The Lift 1989 Scream Factory Blu ray
Promoted with one of the best cinematic taglines of the 1980s--“Take the stairs! Take the stairs! For God's sake, take
the stairs!!” (which sounds like that old fire chief who visited your third grade class for Fire Safety Day)—The Lift was the
first film by director Dick Maas, who would go on to helm the slasher/crime mash-up Amsterdamned in 1988. Working
with a miniscule budget, a classically-trained lead actor (Huub Stapel) who wasn’t sure he wanted the part, a dubious
plot, and crumbling special
effects, Maas somehow managed to pull together a film that got lost amid the slasher craze of the early ‘80s.
The story follows Felix Adelaar (Stapel), an elevator repair technician who’s plateaued in his marriage and vocation. He’s dispatched to a sparsely populated office building to check the mechanics of an elevator in which four partygoers were nearly asphyxiated. All appears to be in order—until a night watchman is decapitated by the same lift. His head is found at the bottom of the elevator shaft, along with the body of a blind man who fell to his death. Newspaper reporter Mieke de Beer (Willeke van Ammelrooy) investigates the peculiar happenings, and together with Felix, they trace the elevator’s electronic components to the Rising Sun Corporation.
Rising Sun is a partner with Delta Lifts, Felix’s employer, and the uneasy mechanic is forced to go on leave due to his persistent questioning of the corporate partner’s electronics. He and Mieke visit an academic colleague who explains that a new form of microchip has been created that can think for itself and reproduce itself. Convinced that such a biochip is behind the elevator’s quirky behavior, Felix takes it upon himself to break into the office building, traverse the elevator shaft, and find out the truth.
If all that sounds a bit flimsy, it is. The Lift would’ve made a nice episode of Rod Serling’s “Night Gallery” or “The Twilight Zone.” As a feature, it lacks staying power due to its obvious-to-everyone plot and lack of suspense. It’s not a terribly bad film; it’s just not a terribly good one either. Maas does get credit for maximizing the claustrophobic atmosphere of nearly every scene and coaxing believable performances from all involved. Thumbs up as well for the synth-heavy music, scored by Maas.
Humans have always been fascinated by technology. From the telephone to television, VCRs to smartphones, we scramble to keep up with the latest and greatest. Yet we also harbor a lurking anxiety that our machines might be spying on us, or worse, out to kill us. In the opening scene of The Lift, a waiter in the restaurant at the top of the building complains, “These damn machines will be the death of us all some day!” when a lightning storm causes the elevators to go haywire. His observation in 1983 turned out to be quite prescient.
Filmmakers like Maas have been more than willing to give us a glimpse into the darker side of the tools and tech that surround us. Most commonly it was robots out to get us (The Phantom Creeps, 1939; Gog, 1954; Westworld, 1973), or super-computers that took on lives of their own (Alphaville, 1965; 2001: A Space Odyssey, 1968; Colossus: The Forbin Project, 1970; Demon Seed, 1977). But as the 1970s progressed even our heavy machinery and everyday vehicles turned against us (Killdozer, 1974; The Car, 1977). It wasn’t until technology really took off in Japan and Silicon Valley in the 1980s and 1990s, however, that techno-horror started to pile up.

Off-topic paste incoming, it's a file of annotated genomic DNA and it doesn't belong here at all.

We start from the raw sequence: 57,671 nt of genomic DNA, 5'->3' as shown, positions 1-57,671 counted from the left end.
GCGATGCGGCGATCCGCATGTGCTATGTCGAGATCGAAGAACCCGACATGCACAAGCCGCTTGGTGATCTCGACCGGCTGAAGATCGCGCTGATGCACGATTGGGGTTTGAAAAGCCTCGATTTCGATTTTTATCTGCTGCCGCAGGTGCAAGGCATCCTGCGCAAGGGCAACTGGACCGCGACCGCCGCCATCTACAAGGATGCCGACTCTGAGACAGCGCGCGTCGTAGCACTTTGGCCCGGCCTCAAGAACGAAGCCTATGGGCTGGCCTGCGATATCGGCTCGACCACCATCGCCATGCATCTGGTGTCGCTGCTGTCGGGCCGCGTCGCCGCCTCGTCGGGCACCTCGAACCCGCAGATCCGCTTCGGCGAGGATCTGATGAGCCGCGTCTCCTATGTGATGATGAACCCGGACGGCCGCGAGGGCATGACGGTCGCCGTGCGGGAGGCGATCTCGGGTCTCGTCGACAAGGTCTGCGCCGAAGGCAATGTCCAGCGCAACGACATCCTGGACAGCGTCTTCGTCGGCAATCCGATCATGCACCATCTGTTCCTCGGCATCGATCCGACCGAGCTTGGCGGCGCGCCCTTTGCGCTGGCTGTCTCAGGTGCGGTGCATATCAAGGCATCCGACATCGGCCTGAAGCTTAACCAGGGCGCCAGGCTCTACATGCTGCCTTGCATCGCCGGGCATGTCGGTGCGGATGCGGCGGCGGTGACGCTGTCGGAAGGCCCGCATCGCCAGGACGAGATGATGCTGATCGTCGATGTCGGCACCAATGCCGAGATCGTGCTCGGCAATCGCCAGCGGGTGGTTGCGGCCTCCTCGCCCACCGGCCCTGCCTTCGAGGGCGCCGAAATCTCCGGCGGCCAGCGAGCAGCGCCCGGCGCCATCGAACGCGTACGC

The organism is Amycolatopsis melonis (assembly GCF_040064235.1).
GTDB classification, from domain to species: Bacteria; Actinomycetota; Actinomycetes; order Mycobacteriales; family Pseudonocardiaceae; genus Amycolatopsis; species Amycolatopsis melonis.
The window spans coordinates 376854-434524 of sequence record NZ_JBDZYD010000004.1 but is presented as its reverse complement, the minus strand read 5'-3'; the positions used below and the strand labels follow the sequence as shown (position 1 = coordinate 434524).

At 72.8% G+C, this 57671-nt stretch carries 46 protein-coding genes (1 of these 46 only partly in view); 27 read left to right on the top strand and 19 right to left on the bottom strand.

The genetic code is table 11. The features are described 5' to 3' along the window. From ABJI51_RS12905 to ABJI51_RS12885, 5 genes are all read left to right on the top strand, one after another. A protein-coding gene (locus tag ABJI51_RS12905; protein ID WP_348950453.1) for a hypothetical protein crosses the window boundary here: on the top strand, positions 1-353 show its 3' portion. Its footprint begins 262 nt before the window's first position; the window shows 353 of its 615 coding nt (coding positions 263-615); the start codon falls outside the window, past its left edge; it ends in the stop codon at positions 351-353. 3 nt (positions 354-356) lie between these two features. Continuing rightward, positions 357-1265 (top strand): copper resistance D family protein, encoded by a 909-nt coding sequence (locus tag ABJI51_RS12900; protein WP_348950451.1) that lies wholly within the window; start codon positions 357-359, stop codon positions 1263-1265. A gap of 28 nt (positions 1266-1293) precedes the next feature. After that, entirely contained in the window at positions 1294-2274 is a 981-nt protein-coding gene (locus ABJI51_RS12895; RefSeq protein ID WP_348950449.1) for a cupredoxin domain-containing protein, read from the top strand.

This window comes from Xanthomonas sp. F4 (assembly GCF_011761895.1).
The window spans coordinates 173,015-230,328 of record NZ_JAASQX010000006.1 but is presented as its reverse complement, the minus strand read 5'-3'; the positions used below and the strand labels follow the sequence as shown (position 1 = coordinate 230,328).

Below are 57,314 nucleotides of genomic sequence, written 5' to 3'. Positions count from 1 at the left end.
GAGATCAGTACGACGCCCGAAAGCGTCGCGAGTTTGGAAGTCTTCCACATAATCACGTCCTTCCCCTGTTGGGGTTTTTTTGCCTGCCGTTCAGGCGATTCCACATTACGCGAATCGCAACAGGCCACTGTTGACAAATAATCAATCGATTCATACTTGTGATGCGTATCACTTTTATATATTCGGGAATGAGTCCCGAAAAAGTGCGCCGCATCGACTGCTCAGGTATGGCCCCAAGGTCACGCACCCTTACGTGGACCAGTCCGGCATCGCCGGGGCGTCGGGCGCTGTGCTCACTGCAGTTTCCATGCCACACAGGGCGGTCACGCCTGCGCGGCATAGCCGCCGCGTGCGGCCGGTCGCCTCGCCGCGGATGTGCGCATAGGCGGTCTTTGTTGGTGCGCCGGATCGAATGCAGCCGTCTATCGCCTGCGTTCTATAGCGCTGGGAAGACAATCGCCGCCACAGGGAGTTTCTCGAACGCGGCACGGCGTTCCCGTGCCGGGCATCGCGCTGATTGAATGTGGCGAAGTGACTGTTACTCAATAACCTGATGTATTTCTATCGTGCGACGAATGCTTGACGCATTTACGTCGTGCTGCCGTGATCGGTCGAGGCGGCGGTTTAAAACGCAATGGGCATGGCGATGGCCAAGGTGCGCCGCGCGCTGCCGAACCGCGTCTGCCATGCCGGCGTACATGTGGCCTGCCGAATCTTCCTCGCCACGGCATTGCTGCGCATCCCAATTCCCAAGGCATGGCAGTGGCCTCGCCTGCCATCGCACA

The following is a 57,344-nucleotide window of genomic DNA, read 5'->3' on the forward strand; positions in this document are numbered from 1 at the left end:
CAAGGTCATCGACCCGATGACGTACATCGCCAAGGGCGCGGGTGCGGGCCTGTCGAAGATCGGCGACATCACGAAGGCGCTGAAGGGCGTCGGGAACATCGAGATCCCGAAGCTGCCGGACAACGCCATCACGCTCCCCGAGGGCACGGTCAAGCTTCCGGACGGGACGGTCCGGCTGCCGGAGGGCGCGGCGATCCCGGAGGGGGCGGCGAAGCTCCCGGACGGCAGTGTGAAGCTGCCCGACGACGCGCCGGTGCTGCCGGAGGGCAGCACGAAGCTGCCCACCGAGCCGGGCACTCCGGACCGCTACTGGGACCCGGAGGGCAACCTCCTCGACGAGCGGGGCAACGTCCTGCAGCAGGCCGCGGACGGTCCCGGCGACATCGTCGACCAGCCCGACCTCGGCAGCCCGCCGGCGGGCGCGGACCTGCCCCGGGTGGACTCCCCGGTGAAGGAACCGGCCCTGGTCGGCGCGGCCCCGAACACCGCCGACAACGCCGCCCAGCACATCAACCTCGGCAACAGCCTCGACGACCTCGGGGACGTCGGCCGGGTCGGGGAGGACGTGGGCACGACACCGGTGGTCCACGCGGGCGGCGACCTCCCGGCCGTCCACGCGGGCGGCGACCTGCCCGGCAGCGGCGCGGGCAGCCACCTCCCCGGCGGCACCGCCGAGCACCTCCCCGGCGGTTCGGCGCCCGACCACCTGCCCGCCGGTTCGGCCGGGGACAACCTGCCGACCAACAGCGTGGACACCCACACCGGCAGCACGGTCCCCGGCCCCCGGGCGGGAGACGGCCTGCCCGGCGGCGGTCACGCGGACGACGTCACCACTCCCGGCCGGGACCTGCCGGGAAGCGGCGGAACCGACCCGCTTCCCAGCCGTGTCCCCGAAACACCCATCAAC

We’ve had vexed videotapes (Ringu, 1998; Beyond the Gates, 2016), terror televisions (Videodrome, 1983; The Video Dead, 1987), cursed cellphones (One Missed Call, 2003; Cell, 2016), injurious Internet (Strangeland, 1998; Feardotcom, 2002), vengeful video games (eXistenZ, 1999; Stay Alive, 2006), angry appliances (The Refrigerator, 1991—“No survivors. Only leftovers.”), evil email (Chain Letter, 2009), more vindictive vehicles (Christine, 1983; Maximum Overdrive, 1986), sinister social media (Unfriended, 2014; #Horror, 2015), and adversarial apps (A Killer App, 2010). As our society moves closer to launching true artificial intelligence, our battles with technology will only continue to escalate.
Included on Blue Underground’s disc is “Going Up,” a 9-minute interview with Huub Stapel. He pilots a boat along Amsterdam’s canals on a beautiful day, making for a nice departure from the typical interviewee-sitting-in-a-chair arrangement. Unfortunately, the downside of this approach is that Stapel is continually distracted due to navigating the craft among others on the water. His remembrances of the film are thin and unremarkable, and it’s a good thing the interview is brief. One gets the impression Stapel would prefer to be boating alone.
Other special features are a 4-minute film by Maas (“Long Distance”), two trailers, and a poster and still gallery. Reversible cover art and a booklet with an essay by writer and filmmaker Chris Alexander round out the package.
The region-free disc comes with Dutch 5.1 and 2.0 audio (with English and Spanish subtitles), and in English 2.0, which viewers should avoid at all costs. The high-def transfer enhances color (especially the bank of elevator doors that nearly scream “Pay attention to me!”) and allows us to appreciate the cool color palette and mechanical feel that pervades the film. Since The Lift will probably never see a 4K UHD restoration, this is as attractive as it has ever looked, and fans should be pleased with the results.